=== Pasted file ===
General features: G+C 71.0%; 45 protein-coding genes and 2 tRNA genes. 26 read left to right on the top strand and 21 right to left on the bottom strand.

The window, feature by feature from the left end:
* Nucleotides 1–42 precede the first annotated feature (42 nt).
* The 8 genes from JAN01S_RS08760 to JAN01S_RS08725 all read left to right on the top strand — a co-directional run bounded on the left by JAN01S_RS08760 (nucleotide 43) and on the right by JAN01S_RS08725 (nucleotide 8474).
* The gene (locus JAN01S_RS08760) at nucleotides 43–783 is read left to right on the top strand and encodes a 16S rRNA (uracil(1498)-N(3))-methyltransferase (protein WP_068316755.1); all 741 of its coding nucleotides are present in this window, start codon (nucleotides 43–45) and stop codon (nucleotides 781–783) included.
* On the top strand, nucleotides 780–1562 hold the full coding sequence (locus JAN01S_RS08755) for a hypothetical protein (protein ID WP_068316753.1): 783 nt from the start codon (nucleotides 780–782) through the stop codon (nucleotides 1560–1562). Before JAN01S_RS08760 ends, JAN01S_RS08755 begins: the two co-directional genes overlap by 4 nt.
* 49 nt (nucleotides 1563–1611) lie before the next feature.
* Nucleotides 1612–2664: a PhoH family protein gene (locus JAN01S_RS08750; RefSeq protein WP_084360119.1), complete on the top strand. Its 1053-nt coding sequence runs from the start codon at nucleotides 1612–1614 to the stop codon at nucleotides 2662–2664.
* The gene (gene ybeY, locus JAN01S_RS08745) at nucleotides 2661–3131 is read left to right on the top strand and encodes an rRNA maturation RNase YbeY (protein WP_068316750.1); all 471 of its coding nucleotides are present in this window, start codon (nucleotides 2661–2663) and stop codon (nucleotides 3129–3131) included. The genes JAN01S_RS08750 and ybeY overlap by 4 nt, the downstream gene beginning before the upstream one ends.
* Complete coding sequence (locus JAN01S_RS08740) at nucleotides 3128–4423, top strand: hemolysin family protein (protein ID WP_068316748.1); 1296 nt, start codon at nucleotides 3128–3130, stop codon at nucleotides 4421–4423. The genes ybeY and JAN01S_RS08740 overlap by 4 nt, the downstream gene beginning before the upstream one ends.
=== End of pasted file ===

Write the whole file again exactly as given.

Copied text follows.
General features: G+C 71.0%; 45 protein-coding genes and 2 tRNA genes. 26 read left to right on the top strand and 21 right to left on the bottom strand.

The window, feature by feature from the left end:
* Nucleotides 1–42 precede the first annotated feature (42 nt).
* The 8 genes from JAN01S_RS08760 to JAN01S_RS08725 all read left to right on the top strand — a co-directional run bounded on the left by JAN01S_RS08760 (nucleotide 43) and on the right by JAN01S_RS08725 (nucleotide 8474).
* The gene (locus JAN01S_RS08760) at nucleotides 43–783 is read left to right on the top strand and encodes a 16S rRNA (uracil(1498)-N(3))-methyltransferase (protein WP_068316755.1); all 741 of its coding nucleotides are present in this window, start codon (nucleotides 43–45) and stop codon (nucleotides 781–783) included.
* On the top strand, nucleotides 780–1562 hold the full coding sequence (locus JAN01S_RS08755) for a hypothetical protein (protein ID WP_068316753.1): 783 nt from the start codon (nucleotides 780–782) through the stop codon (nucleotides 1560–1562). Before JAN01S_RS08760 ends, JAN01S_RS08755 begins: the two co-directional genes overlap by 4 nt.
* 49 nt (nucleotides 1563–1611) lie before the next feature.
* Nucleotides 1612–2664: a PhoH family protein gene (locus JAN01S_RS08750; RefSeq protein WP_084360119.1), complete on the top strand. Its 1053-nt coding sequence runs from the start codon at nucleotides 1612–1614 to the stop codon at nucleotides 2662–2664.
* The gene (gene ybeY, locus JAN01S_RS08745) at nucleotides 2661–3131 is read left to right on the top strand and encodes an rRNA maturation RNase YbeY (protein WP_068316750.1); all 471 of its coding nucleotides are present in this window, start codon (nucleotides 2661–2663) and stop codon (nucleotides 3129–3131) included. The genes JAN01S_RS08750 and ybeY overlap by 4 nt, the downstream gene beginning before the upstream one ends.
* Complete coding sequence (locus JAN01S_RS08740) at nucleotides 3128–4423, top strand: hemolysin family protein (protein ID WP_068316748.1); 1296 nt, start codon at nucleotides 3128–3130, stop codon at nucleotides 4421–4423. The genes ybeY and JAN01S_RS08740 overlap by 4 nt, the downstream gene beginning before the upstream one ends.